These new regulations from the FCC are aimed to provide a faster and less expensive approach to licensing smallsats for commercial applications than the traditional licensing approach under what’s known as Part 25 of FCC regulations.
FREMONT, CA: The new Federal Communications Commission (FCC) regulations aimed at making it easier for small satellites to get licenses for commercial operations, will go into effect next week. The FCC published the final version of the new rule in the Federal Register July 2020. The new rule, termed as streamlined licensing procedures for small satellites, formally took effect on August 19. Commissioners approved the new regulations last August, but they then had to go through a congressional notification process and review of information collection requirements by the Office of Management and Budget.
These new regulations from the FCC are aimed to provide a faster and less expensive approach to licensing smallsats for commercial applications than the traditional licensing approach under what’s known as Part 25 of FCC regulations. “The process is designed to identify those types of applications that are Part 25 applications but which can be processed in a more streamlined fashion,” said Merissa Velez, an attorney in the FCC’s International Bureau. She was speaking at an FCC webinar on the new rules during the 34th Annual Small Satellite Conference.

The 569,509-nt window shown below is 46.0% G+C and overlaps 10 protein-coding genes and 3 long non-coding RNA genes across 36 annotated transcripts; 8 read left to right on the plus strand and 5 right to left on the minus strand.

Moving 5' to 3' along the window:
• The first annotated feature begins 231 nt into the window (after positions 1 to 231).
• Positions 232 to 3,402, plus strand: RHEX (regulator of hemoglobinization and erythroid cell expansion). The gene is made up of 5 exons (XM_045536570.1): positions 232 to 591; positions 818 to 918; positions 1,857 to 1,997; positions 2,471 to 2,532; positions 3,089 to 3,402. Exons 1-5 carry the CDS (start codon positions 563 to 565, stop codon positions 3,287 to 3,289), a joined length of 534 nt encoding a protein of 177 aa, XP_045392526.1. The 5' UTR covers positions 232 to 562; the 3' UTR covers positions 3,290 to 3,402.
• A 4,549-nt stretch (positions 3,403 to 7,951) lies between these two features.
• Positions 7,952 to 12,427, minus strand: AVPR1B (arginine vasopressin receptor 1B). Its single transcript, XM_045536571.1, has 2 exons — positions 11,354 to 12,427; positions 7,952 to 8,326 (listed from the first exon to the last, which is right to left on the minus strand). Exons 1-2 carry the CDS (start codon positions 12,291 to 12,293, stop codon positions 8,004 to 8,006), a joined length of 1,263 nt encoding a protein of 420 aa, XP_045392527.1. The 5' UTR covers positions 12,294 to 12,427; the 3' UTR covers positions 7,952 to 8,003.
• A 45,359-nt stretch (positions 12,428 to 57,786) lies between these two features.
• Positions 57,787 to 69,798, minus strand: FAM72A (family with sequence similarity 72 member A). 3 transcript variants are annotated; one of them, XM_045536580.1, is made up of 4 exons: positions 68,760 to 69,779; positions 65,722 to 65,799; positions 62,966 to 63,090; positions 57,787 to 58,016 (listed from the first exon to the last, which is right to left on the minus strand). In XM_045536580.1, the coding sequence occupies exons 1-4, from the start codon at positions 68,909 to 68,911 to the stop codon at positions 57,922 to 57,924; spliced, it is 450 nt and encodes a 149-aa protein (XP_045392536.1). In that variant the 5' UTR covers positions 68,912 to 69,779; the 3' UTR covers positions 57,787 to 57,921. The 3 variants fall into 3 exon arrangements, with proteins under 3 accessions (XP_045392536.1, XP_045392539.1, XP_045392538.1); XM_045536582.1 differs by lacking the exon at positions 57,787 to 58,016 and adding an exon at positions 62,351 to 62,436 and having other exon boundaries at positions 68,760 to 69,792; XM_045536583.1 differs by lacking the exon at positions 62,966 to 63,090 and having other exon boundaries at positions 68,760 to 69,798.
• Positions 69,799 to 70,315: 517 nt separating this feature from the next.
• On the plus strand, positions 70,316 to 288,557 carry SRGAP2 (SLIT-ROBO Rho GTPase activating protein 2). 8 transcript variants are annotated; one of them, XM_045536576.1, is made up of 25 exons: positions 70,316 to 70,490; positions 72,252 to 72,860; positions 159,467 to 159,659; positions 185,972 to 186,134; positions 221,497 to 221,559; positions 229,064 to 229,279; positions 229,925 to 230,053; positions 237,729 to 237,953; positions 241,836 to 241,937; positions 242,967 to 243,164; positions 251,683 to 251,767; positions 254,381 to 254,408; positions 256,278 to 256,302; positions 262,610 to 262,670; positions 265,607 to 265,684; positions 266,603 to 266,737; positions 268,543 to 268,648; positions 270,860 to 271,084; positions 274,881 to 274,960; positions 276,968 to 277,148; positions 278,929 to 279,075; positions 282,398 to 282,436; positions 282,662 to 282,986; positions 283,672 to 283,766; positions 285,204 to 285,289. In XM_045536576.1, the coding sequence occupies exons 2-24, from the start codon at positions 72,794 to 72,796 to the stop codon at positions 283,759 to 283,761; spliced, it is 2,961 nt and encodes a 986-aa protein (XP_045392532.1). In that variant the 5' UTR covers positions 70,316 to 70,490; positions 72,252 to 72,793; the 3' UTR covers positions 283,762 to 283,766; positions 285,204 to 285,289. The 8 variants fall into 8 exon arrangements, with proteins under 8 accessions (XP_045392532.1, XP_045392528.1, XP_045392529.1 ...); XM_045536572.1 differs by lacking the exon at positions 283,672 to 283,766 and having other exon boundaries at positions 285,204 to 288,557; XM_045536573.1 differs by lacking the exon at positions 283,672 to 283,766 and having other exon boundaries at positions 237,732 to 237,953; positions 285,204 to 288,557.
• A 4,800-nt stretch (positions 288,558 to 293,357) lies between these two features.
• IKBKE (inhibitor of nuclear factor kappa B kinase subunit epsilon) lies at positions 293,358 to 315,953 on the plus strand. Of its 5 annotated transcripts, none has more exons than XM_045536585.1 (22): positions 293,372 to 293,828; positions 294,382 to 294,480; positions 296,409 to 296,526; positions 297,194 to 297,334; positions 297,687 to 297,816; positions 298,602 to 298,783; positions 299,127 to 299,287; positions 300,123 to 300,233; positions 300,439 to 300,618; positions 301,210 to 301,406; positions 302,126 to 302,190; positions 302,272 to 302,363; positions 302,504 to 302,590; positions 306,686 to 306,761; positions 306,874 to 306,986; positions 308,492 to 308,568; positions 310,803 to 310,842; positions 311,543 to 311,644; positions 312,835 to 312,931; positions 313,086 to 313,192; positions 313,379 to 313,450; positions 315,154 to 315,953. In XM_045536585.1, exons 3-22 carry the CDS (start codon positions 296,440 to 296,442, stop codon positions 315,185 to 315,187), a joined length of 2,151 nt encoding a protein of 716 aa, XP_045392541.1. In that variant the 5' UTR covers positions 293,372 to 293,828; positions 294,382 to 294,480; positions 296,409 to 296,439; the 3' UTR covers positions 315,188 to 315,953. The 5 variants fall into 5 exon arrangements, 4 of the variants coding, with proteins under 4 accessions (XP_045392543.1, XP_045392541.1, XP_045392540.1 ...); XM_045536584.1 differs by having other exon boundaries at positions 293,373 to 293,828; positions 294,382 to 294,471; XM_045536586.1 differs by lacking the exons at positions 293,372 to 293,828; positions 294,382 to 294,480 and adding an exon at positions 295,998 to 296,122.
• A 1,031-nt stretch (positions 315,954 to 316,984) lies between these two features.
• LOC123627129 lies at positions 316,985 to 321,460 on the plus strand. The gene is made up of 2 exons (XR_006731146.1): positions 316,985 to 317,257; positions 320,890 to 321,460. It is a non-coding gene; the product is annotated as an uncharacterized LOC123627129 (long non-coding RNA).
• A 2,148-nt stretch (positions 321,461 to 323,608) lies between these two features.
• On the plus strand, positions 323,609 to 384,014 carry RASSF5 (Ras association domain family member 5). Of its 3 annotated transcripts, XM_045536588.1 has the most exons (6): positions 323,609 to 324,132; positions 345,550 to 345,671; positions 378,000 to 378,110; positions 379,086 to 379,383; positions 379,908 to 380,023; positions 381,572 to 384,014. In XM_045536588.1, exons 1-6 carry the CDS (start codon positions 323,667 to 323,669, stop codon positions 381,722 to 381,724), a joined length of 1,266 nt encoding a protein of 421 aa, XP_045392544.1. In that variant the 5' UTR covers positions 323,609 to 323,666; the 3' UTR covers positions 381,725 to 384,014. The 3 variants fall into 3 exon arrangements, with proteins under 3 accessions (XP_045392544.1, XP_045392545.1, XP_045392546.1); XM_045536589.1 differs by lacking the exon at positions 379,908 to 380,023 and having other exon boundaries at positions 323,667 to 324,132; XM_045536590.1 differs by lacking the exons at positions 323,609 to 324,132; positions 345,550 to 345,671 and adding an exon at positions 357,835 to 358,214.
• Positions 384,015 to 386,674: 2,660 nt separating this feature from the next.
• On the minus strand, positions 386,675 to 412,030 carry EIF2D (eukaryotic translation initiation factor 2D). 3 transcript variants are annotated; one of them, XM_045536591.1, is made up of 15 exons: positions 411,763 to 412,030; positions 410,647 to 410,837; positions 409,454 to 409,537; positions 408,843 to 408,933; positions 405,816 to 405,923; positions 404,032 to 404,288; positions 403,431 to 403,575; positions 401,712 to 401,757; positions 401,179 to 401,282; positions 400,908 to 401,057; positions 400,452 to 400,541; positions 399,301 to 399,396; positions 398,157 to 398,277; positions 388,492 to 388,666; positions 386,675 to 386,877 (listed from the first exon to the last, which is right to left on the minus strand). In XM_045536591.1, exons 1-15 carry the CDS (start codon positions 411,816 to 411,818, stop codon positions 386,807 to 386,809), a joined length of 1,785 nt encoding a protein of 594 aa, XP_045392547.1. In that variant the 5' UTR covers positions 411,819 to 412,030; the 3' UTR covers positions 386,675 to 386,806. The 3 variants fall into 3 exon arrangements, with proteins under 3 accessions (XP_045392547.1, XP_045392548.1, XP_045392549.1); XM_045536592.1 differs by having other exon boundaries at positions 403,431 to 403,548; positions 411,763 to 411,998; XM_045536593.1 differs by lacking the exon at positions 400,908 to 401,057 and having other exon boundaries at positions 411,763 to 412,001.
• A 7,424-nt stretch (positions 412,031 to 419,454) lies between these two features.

Smallsat systems that are eligible for the streamlined licensing process include those with no more than ten satellites of masses equal to or lower than 18 kilograms each. The new process also allows companies to seek multiple licenses if they have more than ten satellites. The operation duration of the satellite must be no longer than six years, including the time required to de-orbit. The eligibility also requires the satellites to be limited to altitudes of no higher than 600 km, unless they have onboard propulsion. Each satellite must be at least 10 centimeters in its smallest dimension and have a unique telemetry marker to aid in tracking, among other requirements, regarding debris.
The satellites that meet with all of the criteria mentioned above will be eligible for a significantly reduced fee. Companies using the traditional Part 25 licensing approach pay an application fee of USD 471,575 for their constellation, while the streamlined licensing process has an application fee of just USD 30,000. Velez stated that the streamlined process might result in shorter processing times as well. That fee is still significantly higher than the $70 charged for satellites seeking an experimental license. However, that license is intended only for research and technology demonstration missions.